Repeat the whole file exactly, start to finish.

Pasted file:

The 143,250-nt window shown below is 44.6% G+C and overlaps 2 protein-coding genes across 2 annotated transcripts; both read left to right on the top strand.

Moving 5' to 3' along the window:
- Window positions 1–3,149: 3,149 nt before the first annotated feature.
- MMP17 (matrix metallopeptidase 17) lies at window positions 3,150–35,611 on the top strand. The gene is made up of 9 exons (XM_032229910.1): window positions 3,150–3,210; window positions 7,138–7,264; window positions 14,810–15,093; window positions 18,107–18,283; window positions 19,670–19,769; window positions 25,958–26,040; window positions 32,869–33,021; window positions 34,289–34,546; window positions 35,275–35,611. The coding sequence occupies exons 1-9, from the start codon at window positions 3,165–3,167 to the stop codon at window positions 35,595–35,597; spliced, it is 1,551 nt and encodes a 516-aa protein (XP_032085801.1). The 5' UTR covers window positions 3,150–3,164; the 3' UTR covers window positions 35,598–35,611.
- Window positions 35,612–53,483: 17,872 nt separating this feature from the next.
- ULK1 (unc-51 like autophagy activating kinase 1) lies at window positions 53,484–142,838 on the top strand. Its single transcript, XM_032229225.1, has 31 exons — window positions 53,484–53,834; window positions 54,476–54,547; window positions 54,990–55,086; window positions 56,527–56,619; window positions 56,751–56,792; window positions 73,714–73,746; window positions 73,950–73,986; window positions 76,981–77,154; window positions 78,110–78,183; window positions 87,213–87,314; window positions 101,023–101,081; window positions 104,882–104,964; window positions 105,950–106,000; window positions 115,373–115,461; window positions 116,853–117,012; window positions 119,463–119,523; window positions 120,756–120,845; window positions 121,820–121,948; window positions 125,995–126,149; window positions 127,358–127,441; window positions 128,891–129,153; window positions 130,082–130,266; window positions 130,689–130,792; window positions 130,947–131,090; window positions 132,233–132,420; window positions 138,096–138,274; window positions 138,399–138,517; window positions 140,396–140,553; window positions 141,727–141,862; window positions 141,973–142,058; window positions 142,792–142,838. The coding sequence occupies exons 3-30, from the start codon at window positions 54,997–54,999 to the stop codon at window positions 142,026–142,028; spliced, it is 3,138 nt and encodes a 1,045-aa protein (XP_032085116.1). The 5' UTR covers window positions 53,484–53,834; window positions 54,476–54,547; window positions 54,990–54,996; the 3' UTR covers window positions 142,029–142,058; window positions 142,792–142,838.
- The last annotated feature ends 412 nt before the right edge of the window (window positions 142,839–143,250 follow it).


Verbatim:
The 143,250-nt window shown below is 44.6% G+C and overlaps 2 protein-coding genes across 2 annotated transcripts; both read left to right on the top strand.

Moving 5' to 3' along the window:
- Window positions 1–3,149: 3,149 nt before the first annotated feature.
- MMP17 (matrix metallopeptidase 17) lies at window positions 3,150–35,611 on the top strand. The gene is made up of 9 exons (XM_032229910.1): window positions 3,150–3,210; window positions 7,138–7,264; window positions 14,810–15,093; window positions 18,107–18,283; window positions 19,670–19,769; window positions 25,958–26,040; window positions 32,869–33,021; window positions 34,289–34,546; window positions 35,275–35,611. The coding sequence occupies exons 1-9, from the start codon at window positions 3,165–3,167 to the stop codon at window positions 35,595–35,597; spliced, it is 1,551 nt and encodes a 516-aa protein (XP_032085801.1). The 5' UTR covers window positions 3,150–3,164; the 3' UTR covers window positions 35,598–35,611.
- Window positions 35,612–53,483: 17,872 nt separating this feature from the next.
- ULK1 (unc-51 like autophagy activating kinase 1) lies at window positions 53,484–142,838 on the top strand. Its single transcript, XM_032229225.1, has 31 exons — window positions 53,484–53,834; window positions 54,476–54,547; window positions 54,990–55,086; window positions 56,527–56,619; window positions 56,751–56,792; window positions 73,714–73,746; window positions 73,950–73,986; window positions 76,981–77,154; window positions 78,110–78,183; window positions 87,213–87,314; window positions 101,023–101,081; window positions 104,882–104,964; window positions 105,950–106,000; window positions 115,373–115,461; window positions 116,853–117,012; window positions 119,463–119,523; window positions 120,756–120,845; window positions 121,820–121,948; window positions 125,995–126,149; window positions 127,358–127,441; window positions 128,891–129,153; window positions 130,082–130,266; window positions 130,689–130,792; window positions 130,947–131,090; window positions 132,233–132,420; window positions 138,096–138,274; window positions 138,399–138,517; window positions 140,396–140,553; window positions 141,727–141,862; window positions 141,973–142,058; window positions 142,792–142,838. The coding sequence occupies exons 3-30, from the start codon at window positions 54,997–54,999 to the stop codon at window positions 142,026–142,028; spliced, it is 3,138 nt and encodes a 1,045-aa protein (XP_032085116.1). The 5' UTR covers window positions 53,484–53,834; window positions 54,476–54,547; window positions 54,990–54,996; the 3' UTR covers window positions 142,029–142,058; window positions 142,792–142,838.
- The last annotated feature ends 412 nt before the right edge of the window (window positions 142,839–143,250 follow it).